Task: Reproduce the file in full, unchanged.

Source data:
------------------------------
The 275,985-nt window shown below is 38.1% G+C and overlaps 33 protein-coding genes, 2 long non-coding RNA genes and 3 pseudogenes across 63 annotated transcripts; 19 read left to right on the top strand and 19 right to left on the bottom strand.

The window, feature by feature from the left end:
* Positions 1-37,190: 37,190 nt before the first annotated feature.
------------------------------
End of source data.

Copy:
The 275,985-nt window shown below is 38.1% G+C and overlaps 33 protein-coding genes, 2 long non-coding RNA genes and 3 pseudogenes across 63 annotated transcripts; 19 read left to right on the top strand and 19 right to left on the bottom strand.

The window, feature by feature from the left end:
* Positions 1-37,190: 37,190 nt before the first annotated feature.